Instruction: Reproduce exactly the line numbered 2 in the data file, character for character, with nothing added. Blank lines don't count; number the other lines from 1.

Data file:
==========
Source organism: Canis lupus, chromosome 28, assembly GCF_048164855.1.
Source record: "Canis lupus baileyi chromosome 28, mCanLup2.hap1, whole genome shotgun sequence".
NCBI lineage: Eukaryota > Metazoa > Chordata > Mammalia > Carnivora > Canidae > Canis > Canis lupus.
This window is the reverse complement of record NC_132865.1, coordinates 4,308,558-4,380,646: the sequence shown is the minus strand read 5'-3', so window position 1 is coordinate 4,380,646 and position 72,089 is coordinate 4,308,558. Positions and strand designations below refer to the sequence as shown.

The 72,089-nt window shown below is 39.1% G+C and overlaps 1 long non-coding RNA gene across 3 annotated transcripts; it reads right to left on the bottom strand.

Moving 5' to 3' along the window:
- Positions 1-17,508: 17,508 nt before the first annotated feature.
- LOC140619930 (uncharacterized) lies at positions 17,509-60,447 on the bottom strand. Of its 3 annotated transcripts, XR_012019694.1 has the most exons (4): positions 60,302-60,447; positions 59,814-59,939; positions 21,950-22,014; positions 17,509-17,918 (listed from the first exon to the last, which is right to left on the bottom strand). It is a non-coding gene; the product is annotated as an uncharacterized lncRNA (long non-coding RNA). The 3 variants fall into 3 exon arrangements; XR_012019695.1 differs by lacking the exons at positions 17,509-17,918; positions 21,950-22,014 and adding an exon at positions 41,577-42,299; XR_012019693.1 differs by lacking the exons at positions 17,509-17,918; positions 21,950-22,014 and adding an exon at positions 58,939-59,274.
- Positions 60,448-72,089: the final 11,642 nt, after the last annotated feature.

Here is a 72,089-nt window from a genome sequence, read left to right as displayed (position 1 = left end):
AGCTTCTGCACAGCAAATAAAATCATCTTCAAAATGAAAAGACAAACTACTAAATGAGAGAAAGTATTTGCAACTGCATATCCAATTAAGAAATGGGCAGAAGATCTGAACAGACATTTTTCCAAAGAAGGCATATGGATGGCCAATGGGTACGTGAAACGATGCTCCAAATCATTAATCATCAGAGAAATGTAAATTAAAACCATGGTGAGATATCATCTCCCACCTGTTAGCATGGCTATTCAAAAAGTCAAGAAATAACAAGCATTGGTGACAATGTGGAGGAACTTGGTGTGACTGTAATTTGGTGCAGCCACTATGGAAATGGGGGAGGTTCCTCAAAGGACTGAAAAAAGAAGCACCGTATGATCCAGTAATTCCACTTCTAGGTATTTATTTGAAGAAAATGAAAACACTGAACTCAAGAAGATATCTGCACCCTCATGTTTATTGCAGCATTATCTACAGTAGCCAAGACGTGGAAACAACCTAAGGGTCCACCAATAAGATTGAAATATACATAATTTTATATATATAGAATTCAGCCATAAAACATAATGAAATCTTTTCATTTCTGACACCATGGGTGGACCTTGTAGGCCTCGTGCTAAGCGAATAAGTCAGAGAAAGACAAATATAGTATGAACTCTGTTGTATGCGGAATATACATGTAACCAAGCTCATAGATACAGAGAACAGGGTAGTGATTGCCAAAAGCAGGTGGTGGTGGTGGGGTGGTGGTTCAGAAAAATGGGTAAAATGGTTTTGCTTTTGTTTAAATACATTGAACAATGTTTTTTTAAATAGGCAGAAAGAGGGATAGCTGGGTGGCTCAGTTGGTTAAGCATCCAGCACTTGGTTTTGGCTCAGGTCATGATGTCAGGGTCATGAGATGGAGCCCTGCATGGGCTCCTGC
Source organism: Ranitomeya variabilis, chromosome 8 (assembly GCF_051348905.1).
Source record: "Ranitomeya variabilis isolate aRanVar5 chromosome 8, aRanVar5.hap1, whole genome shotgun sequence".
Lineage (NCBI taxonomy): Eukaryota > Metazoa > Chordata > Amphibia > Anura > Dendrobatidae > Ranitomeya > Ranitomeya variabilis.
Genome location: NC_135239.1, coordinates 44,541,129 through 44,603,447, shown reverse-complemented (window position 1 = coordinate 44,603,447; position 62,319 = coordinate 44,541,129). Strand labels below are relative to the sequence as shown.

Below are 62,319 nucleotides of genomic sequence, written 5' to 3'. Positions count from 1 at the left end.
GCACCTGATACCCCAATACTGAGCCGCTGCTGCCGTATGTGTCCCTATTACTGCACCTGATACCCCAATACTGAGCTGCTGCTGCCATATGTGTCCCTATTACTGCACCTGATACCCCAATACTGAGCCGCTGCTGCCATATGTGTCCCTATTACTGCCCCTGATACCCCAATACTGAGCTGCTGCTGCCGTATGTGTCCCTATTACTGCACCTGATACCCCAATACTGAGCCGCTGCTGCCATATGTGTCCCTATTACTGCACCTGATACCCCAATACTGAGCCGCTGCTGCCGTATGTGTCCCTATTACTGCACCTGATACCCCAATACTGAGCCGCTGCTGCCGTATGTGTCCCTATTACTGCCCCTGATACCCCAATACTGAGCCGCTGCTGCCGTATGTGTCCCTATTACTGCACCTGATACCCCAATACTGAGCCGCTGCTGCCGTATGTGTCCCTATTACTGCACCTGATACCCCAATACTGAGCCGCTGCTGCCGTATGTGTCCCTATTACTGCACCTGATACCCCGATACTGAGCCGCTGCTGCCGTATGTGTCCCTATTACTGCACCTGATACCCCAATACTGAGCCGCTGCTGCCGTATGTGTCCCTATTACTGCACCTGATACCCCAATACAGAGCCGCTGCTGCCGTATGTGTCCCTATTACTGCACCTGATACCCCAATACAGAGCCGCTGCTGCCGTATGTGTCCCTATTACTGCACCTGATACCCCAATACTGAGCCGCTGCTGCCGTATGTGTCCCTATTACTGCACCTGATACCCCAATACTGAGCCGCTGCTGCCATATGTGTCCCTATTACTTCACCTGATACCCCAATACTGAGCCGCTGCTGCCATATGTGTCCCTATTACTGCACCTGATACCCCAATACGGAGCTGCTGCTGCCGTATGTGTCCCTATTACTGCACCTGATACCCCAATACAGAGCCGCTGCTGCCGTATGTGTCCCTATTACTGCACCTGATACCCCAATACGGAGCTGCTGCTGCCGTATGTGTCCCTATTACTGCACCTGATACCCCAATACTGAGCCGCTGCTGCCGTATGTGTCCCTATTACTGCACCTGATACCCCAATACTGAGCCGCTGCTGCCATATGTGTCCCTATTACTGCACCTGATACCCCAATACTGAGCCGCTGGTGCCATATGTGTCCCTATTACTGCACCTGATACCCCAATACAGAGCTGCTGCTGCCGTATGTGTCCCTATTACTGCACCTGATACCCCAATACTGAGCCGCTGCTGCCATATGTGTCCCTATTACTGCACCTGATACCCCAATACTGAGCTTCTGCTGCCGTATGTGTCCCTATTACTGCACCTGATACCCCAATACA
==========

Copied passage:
Source record: "Canis lupus baileyi chromosome 28, mCanLup2.hap1, whole genome shotgun sequence".